The National Baseball Hall of Fame welcomed two new members on Monday, as both Rickey Henderson and Jim Rice were voted in by the Baseball Writers of America. Both players inclusion in Cooperstown may help shine a new light on the superstars of the 1980s, including Atlanta Braves legend and all-around good guy, Dale Murphy.
No decade has had more confusion as to how the merits of its most dominant players will earn them induction in the Hall of Fame. It may have taken some convincing with Rice, but there was absolutely no question about Henderson's credentials.
Henderson was named on 511 of the 539 votes cast, or 94.8 percent of the vote. His record of 1,406 stolen bases will likely never be approached, let alone broken. The combination of both speed and power to go along with a keen eye at the plate made Henderson one of the biggest stars of the '80s, perhaps baseball's most under-appreciated decade.
While Henderson's mantle was that of the greatest leadoff hitter in baseball history, if the topic turns to great sluggers of the '80s, Dale Murphy is a name that usually surfaces early and sticks around late in the conversation.
A quick look at Murphy's numbers might make it easy to dismiss him in the light of a first ballot shoo-in such as Henderson. Coming up as a catcher before moving to first base and eventually landing in the outfield, Murphy solidified his game and became one of the biggest shining stars in the sport, both on and off the field.
Murphy captured back-to-back National League MVP awards in 1982 and 1983, joining the 30-30 club in the second of those campaigns. He lead the league in homers in both '84 and '85 and cobbled together a consecutive games streak of 740 all the while.
His work at the plate was matched by his work in center field, where he captured five Gold Glove Awards. Throw in seven All-Star appearances, including being the leading vote-getter in 1985, and four Silver Slugger Awards, and you start get an accurate representation of how good Murphy was in his prime.
Detracting from Murphy's Hall of Fame case is his precipitous decline that began in 1988 and saw his career end due to chronic knee problems after the 1993 season. His career batting average of just .265 would not be the lowest in the Hall, but is usually the first place one starts to build the case against his enshrinement.
The 1,748 times Murphy struck out ranked him seventh at the time of his retirement and provides the second blow of a one two punch that is likely enough to give any voter pause. Though he was unable to reach 400 homers, standing at 398, Murphy can likely thank the work stoppage of 1981 for that shortcoming.
Many noted sluggers of the '80s, guys like Murphy, Rice, Andre Dawson, and Dave Parker, who did not also reach the 3,000-hit plateau, have found it harder to meet the admissions standards of the voters. Eddie Murray and Dave Winfield are two prime examples of sluggers who reached 3,000 hits to solidify their candidacy.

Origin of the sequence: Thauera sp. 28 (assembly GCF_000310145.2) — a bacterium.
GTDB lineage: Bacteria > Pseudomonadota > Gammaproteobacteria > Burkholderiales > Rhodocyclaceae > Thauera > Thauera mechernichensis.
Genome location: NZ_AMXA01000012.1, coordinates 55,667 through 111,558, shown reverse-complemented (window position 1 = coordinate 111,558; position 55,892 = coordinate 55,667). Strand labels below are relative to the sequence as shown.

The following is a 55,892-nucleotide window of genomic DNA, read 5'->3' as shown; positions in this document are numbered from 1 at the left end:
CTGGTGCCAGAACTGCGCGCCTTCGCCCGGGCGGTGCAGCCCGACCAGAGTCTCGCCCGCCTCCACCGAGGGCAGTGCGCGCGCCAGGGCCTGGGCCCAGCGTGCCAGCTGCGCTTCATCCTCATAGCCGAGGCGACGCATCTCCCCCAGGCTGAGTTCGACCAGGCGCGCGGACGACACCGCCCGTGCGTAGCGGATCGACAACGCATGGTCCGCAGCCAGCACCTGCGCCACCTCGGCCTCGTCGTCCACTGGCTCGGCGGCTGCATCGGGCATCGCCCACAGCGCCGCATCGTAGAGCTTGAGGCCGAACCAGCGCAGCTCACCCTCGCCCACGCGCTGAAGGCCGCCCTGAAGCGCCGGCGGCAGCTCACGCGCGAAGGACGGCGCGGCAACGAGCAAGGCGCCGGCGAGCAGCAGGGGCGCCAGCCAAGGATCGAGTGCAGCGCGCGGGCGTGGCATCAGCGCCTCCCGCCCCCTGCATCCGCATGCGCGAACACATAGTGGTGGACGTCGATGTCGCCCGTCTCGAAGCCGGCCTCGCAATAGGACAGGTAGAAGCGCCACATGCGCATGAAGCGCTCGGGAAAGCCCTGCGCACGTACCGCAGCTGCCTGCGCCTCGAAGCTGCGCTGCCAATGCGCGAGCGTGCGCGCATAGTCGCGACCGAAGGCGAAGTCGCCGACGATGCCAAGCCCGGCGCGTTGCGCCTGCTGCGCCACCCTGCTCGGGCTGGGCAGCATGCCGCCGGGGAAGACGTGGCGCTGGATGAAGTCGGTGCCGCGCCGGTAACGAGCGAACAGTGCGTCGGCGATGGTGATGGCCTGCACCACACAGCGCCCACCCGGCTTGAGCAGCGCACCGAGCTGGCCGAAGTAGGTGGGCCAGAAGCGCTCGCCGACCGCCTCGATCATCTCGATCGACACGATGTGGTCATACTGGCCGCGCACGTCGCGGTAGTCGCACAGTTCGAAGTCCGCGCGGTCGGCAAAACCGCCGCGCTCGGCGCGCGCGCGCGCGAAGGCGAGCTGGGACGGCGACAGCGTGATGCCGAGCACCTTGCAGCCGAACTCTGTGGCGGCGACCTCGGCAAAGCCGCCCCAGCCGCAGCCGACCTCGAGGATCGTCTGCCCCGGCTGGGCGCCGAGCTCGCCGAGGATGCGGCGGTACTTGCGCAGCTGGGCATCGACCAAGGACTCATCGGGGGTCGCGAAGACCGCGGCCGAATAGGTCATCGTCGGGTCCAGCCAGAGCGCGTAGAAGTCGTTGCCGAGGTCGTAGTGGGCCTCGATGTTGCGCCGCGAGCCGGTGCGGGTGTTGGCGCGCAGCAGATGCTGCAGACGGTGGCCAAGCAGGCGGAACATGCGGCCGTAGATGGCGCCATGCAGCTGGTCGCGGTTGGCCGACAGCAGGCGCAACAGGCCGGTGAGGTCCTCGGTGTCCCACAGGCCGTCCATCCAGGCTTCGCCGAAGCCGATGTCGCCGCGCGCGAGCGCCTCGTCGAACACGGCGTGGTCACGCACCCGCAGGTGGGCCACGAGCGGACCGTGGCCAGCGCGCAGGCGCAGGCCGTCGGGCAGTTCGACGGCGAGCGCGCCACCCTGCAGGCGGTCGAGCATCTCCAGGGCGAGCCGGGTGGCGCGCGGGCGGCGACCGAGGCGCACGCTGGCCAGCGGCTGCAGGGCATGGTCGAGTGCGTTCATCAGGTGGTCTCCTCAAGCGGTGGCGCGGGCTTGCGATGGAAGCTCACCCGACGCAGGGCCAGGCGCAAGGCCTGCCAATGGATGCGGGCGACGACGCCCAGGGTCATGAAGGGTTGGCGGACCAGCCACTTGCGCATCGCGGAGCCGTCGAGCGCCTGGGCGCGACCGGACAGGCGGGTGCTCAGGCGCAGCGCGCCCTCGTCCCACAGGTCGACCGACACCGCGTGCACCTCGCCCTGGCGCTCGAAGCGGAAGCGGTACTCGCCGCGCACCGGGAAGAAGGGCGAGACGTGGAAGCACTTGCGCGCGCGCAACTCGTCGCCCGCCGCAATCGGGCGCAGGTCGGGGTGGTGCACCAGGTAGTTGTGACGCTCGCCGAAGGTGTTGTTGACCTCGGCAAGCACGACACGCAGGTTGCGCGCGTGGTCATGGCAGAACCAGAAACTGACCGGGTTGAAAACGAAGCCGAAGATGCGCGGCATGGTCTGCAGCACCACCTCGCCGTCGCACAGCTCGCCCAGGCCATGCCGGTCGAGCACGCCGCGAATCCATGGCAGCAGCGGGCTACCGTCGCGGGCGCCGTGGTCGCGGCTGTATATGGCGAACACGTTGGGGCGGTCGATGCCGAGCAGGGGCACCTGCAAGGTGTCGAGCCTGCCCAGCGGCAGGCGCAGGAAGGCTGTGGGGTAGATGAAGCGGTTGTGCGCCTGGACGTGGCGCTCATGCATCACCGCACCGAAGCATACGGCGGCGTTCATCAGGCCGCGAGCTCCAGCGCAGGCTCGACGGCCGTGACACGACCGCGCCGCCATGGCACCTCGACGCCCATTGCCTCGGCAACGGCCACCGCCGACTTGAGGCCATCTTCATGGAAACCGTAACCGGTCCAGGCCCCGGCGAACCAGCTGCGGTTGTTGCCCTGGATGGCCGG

While some voters will take the performance of these players and place it in the context of the era in which each man played, others have likely had their power number standards forever altered by the performance enhancing drug scandals of this past decade.
Rice caused voters to languish over the slugging achievements of his first 12 seasons, ultimately giving him 412 votes for 76.4 percent on his 15th and final time on the writers' ballot. Players must be named on 75 percent of the vote to gain entry.
A .298 career hitter with 382 homers and 1,451 RBI over parts of 17-seasons with the Boston Red Sox, Rice put up more than half a dozen MVP-caliber years and captured the award in 1978.
The onslaught of 400, 500, and even 600-home-run club members with questions surrounding their accomplishments only serves to diminish the power numbers attained by players like Rice, Murphy, Dawson, and Parker in the minds of many of the writers charged with the task of selecting baseball's best for enshrinement.
Much of the debate around these borderline Hall of Fame candidates is that when placed against his peers, there is generally always one player from their generation that sets the bar. You could make a case that Mike Schmidt—with his 548 home runs—was the primordial power hitter of Murphy's era.
Voter standards for comparison are made both statistically and by the position, but no two writers utilize an identical standard. That leaves a player's accomplishments up for interpretation, based on his era, the teams he played for and his mastery of the game against both his opponents and statistical peers.
Putting aside his amazing consecutive game streak for a moment, Cal Ripken's numbers make him one of the greatest slugging shortstops of all-time, but would not land him a spot near the top of the best slugging outfielders or first basemen in the game's history.
That does little to change the fact that Ripken's numbers, at any position, would still be Hall worthy.
There is no set formula of achievements and milestones that creates a Hall of Famer. Mythical statistics, such as 3,000 hits and 500 home runs, remain the most readily identifiable resume points to identify a player who has the numbers that define greatness at the plate. The latter of those may change in the face of this past decade's PED scandals. Just wait until Rafael Palmiero is on the ballot.
With Murphy, Dawson and Parker joining the likes of Tim Raines, Don Mattingly, Alan Trammell and others, it may be still another decade more before the Hall voters en masse are truly able to appreciate some of the greatest position players of 1980s.
In the end, the Veterans Committee may be the ones who hear the cries of baseball's often overlooked stars of yesteryear.